A new origin for Hal Jordan and the most powerful weapon in the universe in the latest entry in DC Comics’ Earth One series.

Green Lantern: Earth One
Written by Corinna Bechko and Gabriel Hardman
Art by Gabriel Hardman

In concept, I like the EARTH ONE series. It gives creators a little bit of license for new out-of-continuity stories featuring DC Comics characters, and could open up a whole new avenue of narration. But in practice, it’s been a bit disappointing. There’s not much you can do to change the origins of guys like Superman or Batman. A planet blows up and the last survivor of a doomed race is sent to Earth to be raised by a kindly Kansas couple. A trust-fund baby watches his parents get murdered in front of him and spends his life seeking vengeance. “New takes” on how these characters came to be can’t really change much in their early lives without changing the core of who they are.

But the origin isn’t as stringent with Hal Jordan. Here, the husband and wife team of Hardman and Bechko manage to find the sweet spot of making some simple changes while maintaining the essence of what people love about Jordan. The result is a reinvigorated concept that could potential give us a lot of great new stories, if the EARTH ONE line manages to continue.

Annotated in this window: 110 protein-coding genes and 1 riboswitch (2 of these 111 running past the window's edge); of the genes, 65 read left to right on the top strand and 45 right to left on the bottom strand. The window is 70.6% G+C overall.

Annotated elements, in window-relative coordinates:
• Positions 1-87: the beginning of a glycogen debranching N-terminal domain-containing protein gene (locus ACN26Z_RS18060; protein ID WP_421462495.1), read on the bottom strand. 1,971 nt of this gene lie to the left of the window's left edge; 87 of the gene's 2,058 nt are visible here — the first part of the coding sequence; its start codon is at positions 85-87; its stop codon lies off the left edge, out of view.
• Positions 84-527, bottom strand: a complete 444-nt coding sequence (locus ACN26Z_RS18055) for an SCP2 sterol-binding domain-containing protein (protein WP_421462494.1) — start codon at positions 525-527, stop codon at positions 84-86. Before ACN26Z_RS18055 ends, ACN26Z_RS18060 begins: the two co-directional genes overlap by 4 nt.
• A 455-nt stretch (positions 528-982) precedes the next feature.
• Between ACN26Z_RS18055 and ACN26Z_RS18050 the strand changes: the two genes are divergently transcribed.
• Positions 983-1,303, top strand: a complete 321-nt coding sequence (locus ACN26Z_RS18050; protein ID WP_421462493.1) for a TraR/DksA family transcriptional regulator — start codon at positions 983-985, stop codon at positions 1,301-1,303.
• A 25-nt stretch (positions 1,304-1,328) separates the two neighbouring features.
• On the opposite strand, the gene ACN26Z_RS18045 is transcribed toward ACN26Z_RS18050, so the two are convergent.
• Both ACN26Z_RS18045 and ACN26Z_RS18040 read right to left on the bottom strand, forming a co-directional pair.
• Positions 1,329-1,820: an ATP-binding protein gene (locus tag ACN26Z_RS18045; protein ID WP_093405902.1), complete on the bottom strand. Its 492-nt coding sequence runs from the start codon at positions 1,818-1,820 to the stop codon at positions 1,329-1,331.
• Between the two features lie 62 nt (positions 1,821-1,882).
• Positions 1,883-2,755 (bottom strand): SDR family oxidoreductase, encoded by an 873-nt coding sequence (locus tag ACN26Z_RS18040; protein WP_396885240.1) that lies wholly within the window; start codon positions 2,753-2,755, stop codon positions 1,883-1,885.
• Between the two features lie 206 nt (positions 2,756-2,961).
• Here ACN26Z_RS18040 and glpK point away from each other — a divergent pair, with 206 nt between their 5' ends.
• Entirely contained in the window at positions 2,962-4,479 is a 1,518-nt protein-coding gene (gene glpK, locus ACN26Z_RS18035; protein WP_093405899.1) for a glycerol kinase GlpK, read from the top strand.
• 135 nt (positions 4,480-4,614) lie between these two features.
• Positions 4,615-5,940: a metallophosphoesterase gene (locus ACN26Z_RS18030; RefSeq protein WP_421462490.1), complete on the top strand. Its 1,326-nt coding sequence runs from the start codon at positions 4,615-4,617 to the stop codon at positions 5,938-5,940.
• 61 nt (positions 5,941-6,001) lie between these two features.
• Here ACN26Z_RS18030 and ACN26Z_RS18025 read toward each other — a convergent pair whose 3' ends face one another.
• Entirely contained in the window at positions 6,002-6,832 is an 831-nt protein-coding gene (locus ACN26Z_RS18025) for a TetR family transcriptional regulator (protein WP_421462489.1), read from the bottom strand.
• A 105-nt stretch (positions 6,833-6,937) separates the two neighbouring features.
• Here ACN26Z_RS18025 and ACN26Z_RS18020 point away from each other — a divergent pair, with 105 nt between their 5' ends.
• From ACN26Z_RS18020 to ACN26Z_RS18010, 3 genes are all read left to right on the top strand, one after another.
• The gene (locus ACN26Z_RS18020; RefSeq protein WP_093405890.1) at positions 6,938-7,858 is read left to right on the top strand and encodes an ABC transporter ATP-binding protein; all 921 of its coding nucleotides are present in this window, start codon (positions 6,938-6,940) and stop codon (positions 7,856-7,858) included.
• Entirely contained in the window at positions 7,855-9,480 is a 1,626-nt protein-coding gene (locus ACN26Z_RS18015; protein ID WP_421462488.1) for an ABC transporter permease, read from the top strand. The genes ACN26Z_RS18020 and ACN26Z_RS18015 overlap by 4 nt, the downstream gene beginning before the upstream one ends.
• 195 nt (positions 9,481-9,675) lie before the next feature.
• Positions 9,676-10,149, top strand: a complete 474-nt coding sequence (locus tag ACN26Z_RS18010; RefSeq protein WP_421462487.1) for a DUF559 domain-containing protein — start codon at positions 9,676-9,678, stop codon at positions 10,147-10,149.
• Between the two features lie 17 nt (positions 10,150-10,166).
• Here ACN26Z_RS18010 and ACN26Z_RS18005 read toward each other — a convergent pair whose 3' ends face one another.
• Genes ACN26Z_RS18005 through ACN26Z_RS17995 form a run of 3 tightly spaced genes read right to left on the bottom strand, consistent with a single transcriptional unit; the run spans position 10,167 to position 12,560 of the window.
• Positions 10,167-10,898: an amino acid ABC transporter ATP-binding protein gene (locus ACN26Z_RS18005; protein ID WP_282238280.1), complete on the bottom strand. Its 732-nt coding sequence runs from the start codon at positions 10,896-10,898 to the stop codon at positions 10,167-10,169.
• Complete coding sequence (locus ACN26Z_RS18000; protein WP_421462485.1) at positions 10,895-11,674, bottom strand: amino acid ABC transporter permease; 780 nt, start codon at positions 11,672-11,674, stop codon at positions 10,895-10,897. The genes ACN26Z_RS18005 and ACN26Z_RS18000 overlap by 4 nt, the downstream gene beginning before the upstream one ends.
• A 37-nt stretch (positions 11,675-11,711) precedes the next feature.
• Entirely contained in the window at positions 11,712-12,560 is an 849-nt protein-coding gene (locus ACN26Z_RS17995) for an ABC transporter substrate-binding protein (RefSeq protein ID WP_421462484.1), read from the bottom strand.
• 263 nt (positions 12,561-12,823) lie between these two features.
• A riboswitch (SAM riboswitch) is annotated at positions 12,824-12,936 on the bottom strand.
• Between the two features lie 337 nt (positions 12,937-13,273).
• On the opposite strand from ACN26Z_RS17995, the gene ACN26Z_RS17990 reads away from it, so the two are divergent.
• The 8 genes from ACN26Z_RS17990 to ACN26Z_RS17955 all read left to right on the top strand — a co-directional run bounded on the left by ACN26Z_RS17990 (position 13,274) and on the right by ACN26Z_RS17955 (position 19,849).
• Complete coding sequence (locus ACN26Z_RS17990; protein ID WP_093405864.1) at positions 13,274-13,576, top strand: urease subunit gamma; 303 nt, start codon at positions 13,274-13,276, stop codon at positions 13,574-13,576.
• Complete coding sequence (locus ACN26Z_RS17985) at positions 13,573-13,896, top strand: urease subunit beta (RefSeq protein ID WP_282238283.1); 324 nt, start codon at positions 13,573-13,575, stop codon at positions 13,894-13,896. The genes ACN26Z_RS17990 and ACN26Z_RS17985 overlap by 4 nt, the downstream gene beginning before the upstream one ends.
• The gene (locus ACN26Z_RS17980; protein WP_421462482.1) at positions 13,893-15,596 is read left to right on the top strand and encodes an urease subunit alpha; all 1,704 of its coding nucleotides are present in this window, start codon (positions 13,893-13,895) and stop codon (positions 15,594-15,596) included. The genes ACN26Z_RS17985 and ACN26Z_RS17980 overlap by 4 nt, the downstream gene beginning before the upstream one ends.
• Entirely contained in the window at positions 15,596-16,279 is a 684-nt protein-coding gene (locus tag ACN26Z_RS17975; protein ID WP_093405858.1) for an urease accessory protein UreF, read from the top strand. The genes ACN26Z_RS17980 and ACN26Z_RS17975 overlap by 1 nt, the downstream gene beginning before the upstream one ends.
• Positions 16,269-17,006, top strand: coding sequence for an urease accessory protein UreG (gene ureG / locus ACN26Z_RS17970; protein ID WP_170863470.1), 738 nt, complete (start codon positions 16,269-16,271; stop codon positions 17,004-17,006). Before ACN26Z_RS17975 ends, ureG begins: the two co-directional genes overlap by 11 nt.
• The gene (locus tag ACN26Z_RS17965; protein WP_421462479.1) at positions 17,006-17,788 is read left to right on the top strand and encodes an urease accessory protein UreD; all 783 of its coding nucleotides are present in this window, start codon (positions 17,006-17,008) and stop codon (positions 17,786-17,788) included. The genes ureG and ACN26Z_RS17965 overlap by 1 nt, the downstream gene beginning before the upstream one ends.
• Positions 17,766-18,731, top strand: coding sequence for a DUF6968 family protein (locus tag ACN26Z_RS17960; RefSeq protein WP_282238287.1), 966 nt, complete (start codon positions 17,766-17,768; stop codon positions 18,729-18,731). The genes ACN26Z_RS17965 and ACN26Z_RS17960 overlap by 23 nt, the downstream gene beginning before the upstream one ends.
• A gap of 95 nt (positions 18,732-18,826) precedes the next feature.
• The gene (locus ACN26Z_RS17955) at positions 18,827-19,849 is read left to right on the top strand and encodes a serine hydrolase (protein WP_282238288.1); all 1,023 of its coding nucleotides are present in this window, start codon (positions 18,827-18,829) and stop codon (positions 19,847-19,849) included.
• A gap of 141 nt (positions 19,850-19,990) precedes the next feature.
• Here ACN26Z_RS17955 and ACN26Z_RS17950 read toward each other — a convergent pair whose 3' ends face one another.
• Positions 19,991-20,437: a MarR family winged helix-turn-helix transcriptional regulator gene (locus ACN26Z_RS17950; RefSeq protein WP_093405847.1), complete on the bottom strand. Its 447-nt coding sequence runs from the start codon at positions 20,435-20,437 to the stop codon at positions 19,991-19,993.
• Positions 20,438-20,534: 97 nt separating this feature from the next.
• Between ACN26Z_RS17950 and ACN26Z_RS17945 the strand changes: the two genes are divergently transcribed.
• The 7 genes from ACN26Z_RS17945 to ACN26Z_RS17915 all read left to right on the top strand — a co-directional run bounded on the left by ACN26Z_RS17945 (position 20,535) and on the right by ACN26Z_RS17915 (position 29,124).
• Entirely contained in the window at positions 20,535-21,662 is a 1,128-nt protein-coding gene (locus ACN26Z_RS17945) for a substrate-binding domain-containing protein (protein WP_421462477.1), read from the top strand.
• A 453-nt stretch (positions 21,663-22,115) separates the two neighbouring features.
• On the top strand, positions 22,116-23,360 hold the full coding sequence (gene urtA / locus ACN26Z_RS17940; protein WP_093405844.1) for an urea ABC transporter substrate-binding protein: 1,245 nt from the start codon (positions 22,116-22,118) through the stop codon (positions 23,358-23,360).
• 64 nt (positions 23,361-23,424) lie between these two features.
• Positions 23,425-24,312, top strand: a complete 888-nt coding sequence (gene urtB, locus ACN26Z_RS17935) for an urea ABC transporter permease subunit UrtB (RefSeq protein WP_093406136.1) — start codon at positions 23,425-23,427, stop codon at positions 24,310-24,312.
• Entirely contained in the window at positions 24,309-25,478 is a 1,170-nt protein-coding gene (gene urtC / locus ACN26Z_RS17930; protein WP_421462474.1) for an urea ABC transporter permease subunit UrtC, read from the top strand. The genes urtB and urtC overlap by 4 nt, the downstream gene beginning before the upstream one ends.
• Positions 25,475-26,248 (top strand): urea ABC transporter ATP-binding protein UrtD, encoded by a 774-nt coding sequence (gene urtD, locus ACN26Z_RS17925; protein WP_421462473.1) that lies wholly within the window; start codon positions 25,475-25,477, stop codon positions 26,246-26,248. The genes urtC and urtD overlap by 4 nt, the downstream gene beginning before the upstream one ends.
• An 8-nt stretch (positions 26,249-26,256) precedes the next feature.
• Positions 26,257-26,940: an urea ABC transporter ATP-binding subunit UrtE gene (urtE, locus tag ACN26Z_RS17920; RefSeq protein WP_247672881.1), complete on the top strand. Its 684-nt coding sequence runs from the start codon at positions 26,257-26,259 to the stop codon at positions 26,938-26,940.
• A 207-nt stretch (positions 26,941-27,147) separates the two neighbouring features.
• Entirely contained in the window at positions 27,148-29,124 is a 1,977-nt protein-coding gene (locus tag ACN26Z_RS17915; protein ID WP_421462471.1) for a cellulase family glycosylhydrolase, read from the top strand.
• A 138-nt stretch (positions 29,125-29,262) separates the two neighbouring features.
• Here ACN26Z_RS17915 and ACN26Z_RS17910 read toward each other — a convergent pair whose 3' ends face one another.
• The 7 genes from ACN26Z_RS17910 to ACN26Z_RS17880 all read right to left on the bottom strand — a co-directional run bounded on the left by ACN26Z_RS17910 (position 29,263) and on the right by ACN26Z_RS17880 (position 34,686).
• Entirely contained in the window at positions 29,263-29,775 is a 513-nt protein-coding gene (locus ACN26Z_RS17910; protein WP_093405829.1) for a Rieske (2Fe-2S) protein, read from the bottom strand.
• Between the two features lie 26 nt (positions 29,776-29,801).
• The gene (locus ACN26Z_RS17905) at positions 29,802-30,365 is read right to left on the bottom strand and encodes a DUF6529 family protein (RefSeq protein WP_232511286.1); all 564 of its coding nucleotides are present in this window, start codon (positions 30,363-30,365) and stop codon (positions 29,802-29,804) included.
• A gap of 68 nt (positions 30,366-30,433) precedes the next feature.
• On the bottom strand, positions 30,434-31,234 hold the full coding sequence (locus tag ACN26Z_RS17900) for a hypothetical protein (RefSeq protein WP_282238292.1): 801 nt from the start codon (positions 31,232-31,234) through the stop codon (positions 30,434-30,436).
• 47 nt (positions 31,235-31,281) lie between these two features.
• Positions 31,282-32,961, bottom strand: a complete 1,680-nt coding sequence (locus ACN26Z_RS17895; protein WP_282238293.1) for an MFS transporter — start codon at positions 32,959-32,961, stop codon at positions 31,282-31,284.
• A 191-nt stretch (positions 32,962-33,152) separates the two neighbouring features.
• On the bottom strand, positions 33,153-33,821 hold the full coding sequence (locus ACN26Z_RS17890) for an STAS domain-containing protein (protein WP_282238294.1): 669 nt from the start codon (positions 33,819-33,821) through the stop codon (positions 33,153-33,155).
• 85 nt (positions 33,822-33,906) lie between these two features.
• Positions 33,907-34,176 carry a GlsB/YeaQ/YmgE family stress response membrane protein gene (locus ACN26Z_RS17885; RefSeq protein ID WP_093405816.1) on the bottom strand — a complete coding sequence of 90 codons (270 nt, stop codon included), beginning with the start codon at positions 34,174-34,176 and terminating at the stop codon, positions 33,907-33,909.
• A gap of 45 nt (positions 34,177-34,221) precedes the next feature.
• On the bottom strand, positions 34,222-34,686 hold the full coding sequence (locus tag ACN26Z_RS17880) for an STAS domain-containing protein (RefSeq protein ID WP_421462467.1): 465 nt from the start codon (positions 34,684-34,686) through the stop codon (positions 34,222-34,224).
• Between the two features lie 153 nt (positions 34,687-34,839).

Here, Jordan is shifted from a U.S. Air Force pilot to an ex-NASA officer now working as a for-hire space explorer in a dystopian near-future America that Jordan wants nothing to do with. On a mission to find some ore, he instead finds a centuries-old spaceship buried on a moon with a dead Abin Sur and an off-line Manhunter robot. And thus, Jordan’s adventure with the Green Lantern Corps begins.

How Jordan came to find the ring isn’t the only change to the mythos that Bechko and Hardman introduce into this EARTH ONE tale. The Manhunters have decimated the Corps, leaving stragglers across the sectors with rings not operating at full strength. Hal Jordan has to learn how to be a Green Lantern – once he finds out what a Green Lantern is – but he doesn’t have anyone to teach him what the rind to do. The Corps’ in-continuity drill sergeant – Kilowog – is the first living Lantern that Jordan finds in this book, but even he only knows of the Corps through myths and legends.  Beating the Manhunters with a ragtag group of protectors with depowered rings is a monumental task, one that only the will power of Hal Jordan could probably overcome.

The twist ending – another change to the mythos – should maintain another couple of volumes of EARTH ONE stories, and I’d be pretty interested in seeing what else Bechko and Hardman have up their sleeves.